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The general view of the Donald Trump Jr. email bombshell, according to sources within and close to the White House: no crime, all perception. They know it was politically awful, but have decided there was no real crime.

Their main areas of focus: 1) Who leaked this? Who is the mole? 2) How do we deal with this?

On the leaker:

  • Many of our White House sources are playing amateur detective, some with whackier theories than others, and some of which turn on people within the White House. Suspicion spread between people who worked in campaign and in White House, and while no one we've spoken to has any evidence to support their theories, it's not stopping them from speculating.
  • It's creating a very tense environment, and a number of administration officials can't believe the level of foolishness required for Don Jr. to not only do this but to have such a conversation over email.
  • There's a lot of internal anger over who gave this information to the NYT, which cited three people with knowledge of the emails in its report last night.

On the pushback:

  • There's an emerging strategy to turn this back around on the Democrats.
  • An extreme example of this approach is Roger Stone, who texted Axios: "The president can turn the tables and dominate the dialogue by ordering the indictment of [James] Clapper, [John] Brennan, [Susan] Rice and [former president Barack] Obama for the wholesale unconstitutional surveillance of Americans... I would seriously arrest [and] perp walk every one of these criminals, making as big a show of it as possible."
  • Although Stone is a longtime confidant of Trump, this in no way reflects the strategy preferred by current White House staffers. With that said, there are already internal conversations about turning this into a conversation about Hillary Clinton and Barack Obama, and the way they handled sensitive intelligence.

Go deeper

Ro Khanna accuses Biden of quitting Middle East

Rep. Ro Khanna. Photo: Cody Glenn/Sportsfile for Web Summit via Getty Images

An outspoken progressive Democrat is wary of President Biden’s approach to the Middle East, arguing it’s like “conceding defeat of the aspiration” to win a Nobel Peace Prize.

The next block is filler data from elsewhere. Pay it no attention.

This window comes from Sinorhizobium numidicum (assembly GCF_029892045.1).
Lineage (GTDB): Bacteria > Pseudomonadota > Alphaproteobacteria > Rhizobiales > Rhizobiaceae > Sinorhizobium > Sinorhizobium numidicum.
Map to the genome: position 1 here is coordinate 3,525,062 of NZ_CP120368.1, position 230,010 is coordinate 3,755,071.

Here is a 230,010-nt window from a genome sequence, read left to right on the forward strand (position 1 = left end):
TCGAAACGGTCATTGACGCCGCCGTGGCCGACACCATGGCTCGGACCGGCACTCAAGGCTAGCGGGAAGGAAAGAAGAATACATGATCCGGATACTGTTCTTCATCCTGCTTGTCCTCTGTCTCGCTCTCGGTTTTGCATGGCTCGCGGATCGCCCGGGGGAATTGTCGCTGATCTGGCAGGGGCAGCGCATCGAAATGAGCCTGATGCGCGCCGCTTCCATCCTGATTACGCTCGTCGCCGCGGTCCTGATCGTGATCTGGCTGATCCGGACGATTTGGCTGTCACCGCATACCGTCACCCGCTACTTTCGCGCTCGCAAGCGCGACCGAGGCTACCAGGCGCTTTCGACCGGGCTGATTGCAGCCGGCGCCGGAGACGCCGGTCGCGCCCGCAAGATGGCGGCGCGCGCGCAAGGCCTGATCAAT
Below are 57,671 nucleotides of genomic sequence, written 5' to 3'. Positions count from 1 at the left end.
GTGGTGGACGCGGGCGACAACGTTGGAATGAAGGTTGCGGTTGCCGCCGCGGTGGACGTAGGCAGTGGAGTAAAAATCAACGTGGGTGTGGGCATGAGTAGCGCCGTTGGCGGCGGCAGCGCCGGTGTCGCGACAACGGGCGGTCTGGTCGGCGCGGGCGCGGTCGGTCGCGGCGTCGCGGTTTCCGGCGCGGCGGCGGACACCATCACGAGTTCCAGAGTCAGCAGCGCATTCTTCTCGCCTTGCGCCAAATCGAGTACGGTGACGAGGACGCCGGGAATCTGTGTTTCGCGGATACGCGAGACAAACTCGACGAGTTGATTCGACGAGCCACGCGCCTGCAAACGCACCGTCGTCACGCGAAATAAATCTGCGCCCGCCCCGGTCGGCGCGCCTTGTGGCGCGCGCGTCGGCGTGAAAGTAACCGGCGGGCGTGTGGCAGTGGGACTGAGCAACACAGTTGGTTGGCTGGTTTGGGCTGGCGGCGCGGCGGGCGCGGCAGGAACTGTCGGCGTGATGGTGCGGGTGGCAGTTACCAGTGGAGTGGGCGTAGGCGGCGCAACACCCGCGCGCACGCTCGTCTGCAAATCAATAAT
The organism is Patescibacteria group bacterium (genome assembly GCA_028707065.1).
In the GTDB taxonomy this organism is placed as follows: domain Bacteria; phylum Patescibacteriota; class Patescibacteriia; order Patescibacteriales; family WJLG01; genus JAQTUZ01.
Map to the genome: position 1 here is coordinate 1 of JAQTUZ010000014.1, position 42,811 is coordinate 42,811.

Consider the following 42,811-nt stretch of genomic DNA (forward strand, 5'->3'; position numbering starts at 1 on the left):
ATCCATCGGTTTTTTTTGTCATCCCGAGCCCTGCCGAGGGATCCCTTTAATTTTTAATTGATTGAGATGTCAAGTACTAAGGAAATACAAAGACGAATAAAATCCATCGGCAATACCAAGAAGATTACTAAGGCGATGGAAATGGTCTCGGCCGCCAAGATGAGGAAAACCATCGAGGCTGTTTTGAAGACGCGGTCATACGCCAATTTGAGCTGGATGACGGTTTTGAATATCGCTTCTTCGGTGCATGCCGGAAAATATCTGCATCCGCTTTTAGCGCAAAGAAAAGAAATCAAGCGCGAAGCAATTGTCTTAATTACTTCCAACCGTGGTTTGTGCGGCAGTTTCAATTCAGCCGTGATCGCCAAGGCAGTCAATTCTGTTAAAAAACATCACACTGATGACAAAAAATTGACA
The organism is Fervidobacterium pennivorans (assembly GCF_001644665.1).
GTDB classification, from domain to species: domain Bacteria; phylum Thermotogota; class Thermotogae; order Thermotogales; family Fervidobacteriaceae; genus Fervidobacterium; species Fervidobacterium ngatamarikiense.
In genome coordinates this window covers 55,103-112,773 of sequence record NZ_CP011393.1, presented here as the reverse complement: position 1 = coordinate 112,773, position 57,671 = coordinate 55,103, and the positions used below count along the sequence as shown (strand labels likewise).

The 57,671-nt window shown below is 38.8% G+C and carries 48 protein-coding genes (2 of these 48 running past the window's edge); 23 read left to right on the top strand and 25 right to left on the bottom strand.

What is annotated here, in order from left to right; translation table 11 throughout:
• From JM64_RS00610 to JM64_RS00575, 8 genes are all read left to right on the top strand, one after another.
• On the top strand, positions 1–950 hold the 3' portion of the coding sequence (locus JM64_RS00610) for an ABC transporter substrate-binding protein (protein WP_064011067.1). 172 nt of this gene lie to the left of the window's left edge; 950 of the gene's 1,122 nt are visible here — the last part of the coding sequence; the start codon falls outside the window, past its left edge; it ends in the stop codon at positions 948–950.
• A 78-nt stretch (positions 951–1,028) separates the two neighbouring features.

Why it matters: A number of members of Biden’s own party dislike his Middle East strategy, as his administration signals the region is no longer the priority it was for President Obama and his predecessors.

Democrats eye reconciliation for immigration

Photo: Chip Somodevilla/Getty Images

Comprehensive immigration reform is a pipe dream, but some Senate Democrats are hoping to tie key immigration provisions to the next big reconciliation push.

Why it matters: Immigration is one of the most controversial and partisan issues in U.S. politics, which is why the budget reconciliation process — which allows for bills to pass the Senate with a simple majority rather than the usual 60 votes — is so attractive.

3 hours ago - Politics & Policy

Scoop: Biden meeting Quad amid own pivot toward Asia

Artists paint portraits of President Biden and Vice President Kamala Harris in Mumbai, India. Photo: Anshuman Poyrekar/Hindustan Times via Getty Images

President Biden plans to meet this month with the leaders of Japan, Australia and India in a virtual summit of the so-called Quad, according to people familiar with the matter.

Why it matters: By putting a Quad meeting on the president’s schedule, the White House is signaling the importance of partnerships and alliances to counter China’s growing influence in the Indo-Pacific region.

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